Archive for January, 2008
Back in October 2007, Mike Schroepfer from Mozilla has officially announced plans to port Firefox for mobile devices. No announcement has been made concerning what platform the software would be available for, but you have to believe that Windows Mobile will (also) be one of the targets.
Just after Christmas, Nokia released the N810, the first device to actually use a first version of Mozilla’s Mobile Firefox technology. Furthermore, this nice device also ships with th Flash 9 player ! More info at nokia.com.
UPDATE: We made it 😉
No signs of any natural disasters caused by the electromagnetic disturbance either…
2007 TU24 came close enough so the Goldstone Solar System Radar Telescope in California’s Mojave Desert, to refine estimates of the asteroid’s size and take this sequence of images. It zoomed past Earth today at such a distance of only 1.4x the distance between Earth and the Moon.
Measuring between 150m and 600m across, asteroid 2007 TU24 would have inflicted devastating regional damage were it to hit Earth. Fortunately, it flew by today, about 537.500km from the Earth at its closest point at 10.33 AM (Brussels time).
Virtual Cable promises to be a safer, simpler and more intuitive replacement of the traditional GPS devices. Only drawback: you can’t take the thin red line with you :o)
Virtual Cable has been developed by the US company Making Virtual Solid. It displays a red route line on the driver’s windscreen, which shows the upcoming twists and turns that he or she must take in order to reach their destination. There’s no reason to take your eyes off the road anymore.
Here is an easy trick to speed up your Firefox downloading. First thing you must do is add the “Downloads” icon to your Firefox toolbar somewhere. From there you can do this to download quicker.
Drag and Drop onto the Downloads Toolbar Icon
Instead of right-clicking on a download link, choosing “save to target” and pressing enter, just drag the download link to the “downloads icon” in the toolbar. The download will start automatically.
Very nice quick trick to get around the “Save as…” box when downloading, not ?
Ten years ago already, Netscape announced it would release to the public the code of its flag ship product, Netscape Communicator 5, making it an open source product. The action came at a time when Netscape was still the dominant web browser: 65 million users and 90% market share in the educational segment according to Netscape’s own accounts. But Microsoft’s Internet Explorer was grabbing share at a furious pace thanks to it being free (at a time Netscape was about$30) and specially the fact that it came bundled with Windows 95 and upcoming Windows 98 (released on June 1998).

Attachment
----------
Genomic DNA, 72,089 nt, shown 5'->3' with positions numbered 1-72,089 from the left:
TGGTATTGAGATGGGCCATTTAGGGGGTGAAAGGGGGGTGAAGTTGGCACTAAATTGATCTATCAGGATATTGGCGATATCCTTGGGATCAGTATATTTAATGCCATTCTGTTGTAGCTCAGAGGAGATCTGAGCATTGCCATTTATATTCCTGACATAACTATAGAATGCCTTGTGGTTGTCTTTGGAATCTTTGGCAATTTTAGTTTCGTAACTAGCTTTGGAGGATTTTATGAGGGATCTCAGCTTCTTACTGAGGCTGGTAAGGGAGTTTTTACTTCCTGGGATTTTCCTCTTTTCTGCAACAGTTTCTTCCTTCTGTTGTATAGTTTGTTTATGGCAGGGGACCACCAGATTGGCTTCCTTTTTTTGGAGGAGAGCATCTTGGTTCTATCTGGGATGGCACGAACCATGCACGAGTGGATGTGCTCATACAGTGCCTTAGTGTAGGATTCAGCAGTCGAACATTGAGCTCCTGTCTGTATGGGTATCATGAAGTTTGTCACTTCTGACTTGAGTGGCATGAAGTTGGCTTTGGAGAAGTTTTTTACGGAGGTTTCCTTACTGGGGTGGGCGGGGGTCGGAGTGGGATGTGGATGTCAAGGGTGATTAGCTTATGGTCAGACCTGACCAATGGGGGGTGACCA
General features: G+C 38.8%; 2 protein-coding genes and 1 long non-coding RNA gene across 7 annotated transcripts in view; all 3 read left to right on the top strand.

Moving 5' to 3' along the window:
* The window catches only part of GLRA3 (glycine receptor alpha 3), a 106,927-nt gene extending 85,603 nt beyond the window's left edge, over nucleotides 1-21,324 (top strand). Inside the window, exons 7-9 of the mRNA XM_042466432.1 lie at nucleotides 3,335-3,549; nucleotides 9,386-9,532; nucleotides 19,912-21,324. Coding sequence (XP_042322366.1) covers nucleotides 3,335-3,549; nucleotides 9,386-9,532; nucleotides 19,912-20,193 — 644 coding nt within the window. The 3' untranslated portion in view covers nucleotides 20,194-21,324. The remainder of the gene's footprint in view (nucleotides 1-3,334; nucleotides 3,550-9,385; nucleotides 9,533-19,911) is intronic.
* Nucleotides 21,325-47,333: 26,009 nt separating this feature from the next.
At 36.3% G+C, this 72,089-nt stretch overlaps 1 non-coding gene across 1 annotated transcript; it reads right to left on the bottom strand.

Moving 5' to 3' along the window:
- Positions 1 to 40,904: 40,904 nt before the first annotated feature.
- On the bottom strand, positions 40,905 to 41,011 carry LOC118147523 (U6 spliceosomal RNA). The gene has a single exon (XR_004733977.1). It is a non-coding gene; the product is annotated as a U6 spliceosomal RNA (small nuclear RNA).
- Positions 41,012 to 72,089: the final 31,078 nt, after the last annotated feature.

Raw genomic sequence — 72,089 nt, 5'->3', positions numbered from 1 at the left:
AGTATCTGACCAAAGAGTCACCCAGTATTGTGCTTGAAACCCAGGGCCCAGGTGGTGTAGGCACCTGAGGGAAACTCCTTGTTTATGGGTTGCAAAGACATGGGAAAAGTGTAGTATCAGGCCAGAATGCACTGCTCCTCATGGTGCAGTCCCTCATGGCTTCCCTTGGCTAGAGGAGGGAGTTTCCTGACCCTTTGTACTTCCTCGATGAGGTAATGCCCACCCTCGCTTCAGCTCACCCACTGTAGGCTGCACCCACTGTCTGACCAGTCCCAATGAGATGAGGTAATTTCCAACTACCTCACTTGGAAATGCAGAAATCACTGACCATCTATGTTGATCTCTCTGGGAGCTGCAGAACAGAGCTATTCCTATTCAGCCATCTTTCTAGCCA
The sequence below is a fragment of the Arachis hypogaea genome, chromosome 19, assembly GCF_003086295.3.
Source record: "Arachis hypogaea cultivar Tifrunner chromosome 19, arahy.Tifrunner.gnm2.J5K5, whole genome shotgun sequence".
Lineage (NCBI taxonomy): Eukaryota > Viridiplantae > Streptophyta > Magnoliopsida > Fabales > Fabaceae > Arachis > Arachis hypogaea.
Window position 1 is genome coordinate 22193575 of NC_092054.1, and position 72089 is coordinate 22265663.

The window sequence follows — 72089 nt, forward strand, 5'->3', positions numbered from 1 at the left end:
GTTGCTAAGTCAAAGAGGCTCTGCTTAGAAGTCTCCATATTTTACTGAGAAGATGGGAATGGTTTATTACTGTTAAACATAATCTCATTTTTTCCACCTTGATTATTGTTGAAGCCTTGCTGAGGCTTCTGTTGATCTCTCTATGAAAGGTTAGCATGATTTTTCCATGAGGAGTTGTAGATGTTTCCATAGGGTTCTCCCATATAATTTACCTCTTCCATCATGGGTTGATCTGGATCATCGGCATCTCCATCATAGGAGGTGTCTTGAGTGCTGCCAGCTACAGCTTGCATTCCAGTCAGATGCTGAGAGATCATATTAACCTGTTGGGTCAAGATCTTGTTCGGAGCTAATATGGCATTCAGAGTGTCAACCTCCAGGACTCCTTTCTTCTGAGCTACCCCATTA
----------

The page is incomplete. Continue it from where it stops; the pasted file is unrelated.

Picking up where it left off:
With a sliding market share, Netscape decided to focus on its enterprise oriented products and gave away the browser but most importantly allow volunteers to work on the product. Mozilla was nothing but Netscape’s user agent (the name a browser uses to contact the web server), a reminder of the first Netscape code name.
Over time, Mozilla would become the name of the open source project, AOL would buy Netscape and Internet Explorer would get up to 90%+ of market share leading to the worst period in web browsers’ history where innovation was a niche for Opera and IE remixes users.
In 2002, Mozilla would finally release its first public version with its crazy mantra: we are platform builders, we are for developers, we leave products for others.
Entered Phoenix, which took Mozilla, the application suite, and made a consumer product out of it. At about the same time, AOL spun off the Mozilla Foundation with a $2 million check. Phoenix, then Firefox, would become an instant hit in 2004 proving the user oriented approach to be the most effective way for Mozilla to achieve its goals.
It’s been ten years of hard times and good times, frustration and satisfaction. But in all, Mozilla existence and success is something we can all, as connected citizens, celebrate: having options when it comes to web browsing because it leads to standardization and innovation, no matter it comes from Opera, Safari, Mozilla or Microsoft.
Original Netscape press release from January 2008.
What do you get if you combine a nice piece of hardware with a cool piece of software ?
It is, no doubt, the coolset use of the multi-touch interface so far…
Dubbed PocketGuitar, the software installs on all iPhone and iPod touch systems and turns the display into a guitar fretboard, allowing you to use Apple’s much-vaunted multi-touch interface to play a kind-sorta guitar-ish thing.
Possibly the coolest feature of the package is the ability to play along with music stored on your iPhone/iPod – try to keep up with Clapton during the solos, or just strum along to your favourite tunes.
I can certainly see the attraction of a neat guitar-like toy that fits in your pocket, and as a guitar player myself I’m sorely tempted by the thought of an ultra-portable system for practising my fingering (no sniggering at the back there).
Check it out in action:
Want it ?
It’s free: http://code.google.com/p/pocketguitar
Sometimes bigger IS really better, especially when it comes to sound.
The small white iPod earphones can be seen all over the place. If you find them a little too small then you could go for these new versions which are 500 times the size of the original and can be used as speakers for your desktop PC or as speakers for your MP3 player if you so wish. The 500XL speakers include a built in amp and have the ability to be powered by batteries, USB or DC.